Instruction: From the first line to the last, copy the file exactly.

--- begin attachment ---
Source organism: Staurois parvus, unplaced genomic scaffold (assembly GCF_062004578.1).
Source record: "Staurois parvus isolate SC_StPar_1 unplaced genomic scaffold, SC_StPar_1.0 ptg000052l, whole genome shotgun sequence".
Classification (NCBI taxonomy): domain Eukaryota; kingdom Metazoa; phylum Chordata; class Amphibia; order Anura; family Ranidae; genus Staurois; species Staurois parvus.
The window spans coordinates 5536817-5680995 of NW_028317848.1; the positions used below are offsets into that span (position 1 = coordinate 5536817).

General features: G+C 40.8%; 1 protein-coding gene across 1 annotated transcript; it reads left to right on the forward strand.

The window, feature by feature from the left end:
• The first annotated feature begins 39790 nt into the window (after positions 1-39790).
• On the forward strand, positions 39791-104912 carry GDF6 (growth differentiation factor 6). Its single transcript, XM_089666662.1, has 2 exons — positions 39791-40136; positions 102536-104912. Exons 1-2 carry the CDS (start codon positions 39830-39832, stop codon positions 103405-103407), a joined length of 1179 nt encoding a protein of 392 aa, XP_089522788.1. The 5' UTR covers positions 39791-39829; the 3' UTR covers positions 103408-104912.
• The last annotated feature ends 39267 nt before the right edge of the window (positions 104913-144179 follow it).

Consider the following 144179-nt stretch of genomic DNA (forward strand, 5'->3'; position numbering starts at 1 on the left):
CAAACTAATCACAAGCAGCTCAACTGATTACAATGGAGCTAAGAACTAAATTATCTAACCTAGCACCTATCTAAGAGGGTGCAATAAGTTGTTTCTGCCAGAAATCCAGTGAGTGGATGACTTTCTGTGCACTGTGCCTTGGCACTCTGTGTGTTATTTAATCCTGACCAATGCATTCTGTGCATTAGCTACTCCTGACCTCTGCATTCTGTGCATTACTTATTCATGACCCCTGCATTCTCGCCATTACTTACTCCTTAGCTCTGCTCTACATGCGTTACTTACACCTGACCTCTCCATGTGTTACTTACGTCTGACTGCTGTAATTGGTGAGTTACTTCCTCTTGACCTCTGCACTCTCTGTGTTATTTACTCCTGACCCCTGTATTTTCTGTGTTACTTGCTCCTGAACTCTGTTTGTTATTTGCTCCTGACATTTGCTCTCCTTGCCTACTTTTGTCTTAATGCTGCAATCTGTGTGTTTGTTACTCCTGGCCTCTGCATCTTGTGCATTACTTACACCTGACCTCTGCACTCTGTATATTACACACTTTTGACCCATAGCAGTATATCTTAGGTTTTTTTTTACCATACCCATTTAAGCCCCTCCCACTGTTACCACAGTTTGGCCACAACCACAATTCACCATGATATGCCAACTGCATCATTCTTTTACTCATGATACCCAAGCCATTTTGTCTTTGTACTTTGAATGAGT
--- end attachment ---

Source organism: Staurois parvus, unplaced genomic scaffold (assembly GCF_062004578.1).
Source record: "Staurois parvus isolate SC_StPar_1 unplaced genomic scaffold, SC_StPar_1.0 ptg000052l, whole genome shotgun sequence".
Classification (NCBI taxonomy): domain Eukaryota; kingdom Metazoa; phylum Chordata; class Amphibia; order Anura; family Ranidae; genus Staurois; species Staurois parvus.
The window spans coordinates 5536817-5680995 of NW_028317848.1; the positions used below are offsets into that span (position 1 = coordinate 5536817).

General features: G+C 40.8%; 1 protein-coding gene across 1 annotated transcript; it reads left to right on the forward strand.

The window, feature by feature from the left end:
• The first annotated feature begins 39790 nt into the window (after positions 1-39790).
• On the forward strand, positions 39791-104912 carry GDF6 (growth differentiation factor 6). Its single transcript, XM_089666662.1, has 2 exons — positions 39791-40136; positions 102536-104912. Exons 1-2 carry the CDS (start codon positions 39830-39832, stop codon positions 103405-103407), a joined length of 1179 nt encoding a protein of 392 aa, XP_089522788.1. The 5' UTR covers positions 39791-39829; the 3' UTR covers positions 103408-104912.
• The last annotated feature ends 39267 nt before the right edge of the window (positions 104913-144179 follow it).

Consider the following 144179-nt stretch of genomic DNA (forward strand, 5'->3'; position numbering starts at 1 on the left):
CAAACTAATCACAAGCAGCTCAACTGATTACAATGGAGCTAAGAACTAAATTATCTAACCTAGCACCTATCTAAGAGGGTGCAATAAGTTGTTTCTGCCAGAAATCCAGTGAGTGGATGACTTTCTGTGCACTGTGCCTTGGCACTCTGTGTGTTATTTAATCCTGACCAATGCATTCTGTGCATTAGCTACTCCTGACCTCTGCATTCTGTGCATTACTTATTCATGACCCCTGCATTCTCGCCATTACTTACTCCTTAGCTCTGCTCTACATGCGTTACTTACACCTGACCTCTCCATGTGTTACTTACGTCTGACTGCTGTAATTGGTGAGTTACTTCCTCTTGACCTCTGCACTCTCTGTGTTATTTACTCCTGACCCCTGTATTTTCTGTGTTACTTGCTCCTGAACTCTGTTTGTTATTTGCTCCTGACATTTGCTCTCCTTGCCTACTTTTGTCTTAATGCTGCAATCTGTGTGTTTGTTACTCCTGGCCTCTGCATCTTGTGCATTACTTACACCTGACCTCTGCACTCTGTATATTACACACTTTTGACCCATAGCAGTATATCTTAGGTTTTTTTTTACCATACCCATTTAAGCCCCTCCCACTGTTACCACAGTTTGGCCACAACCACAATTCACCATGATATGCCAACTGCATCATTCTTTTACTCATGATACCCAAGCCATTTTGTCTTTGTACTTTGAATGAGT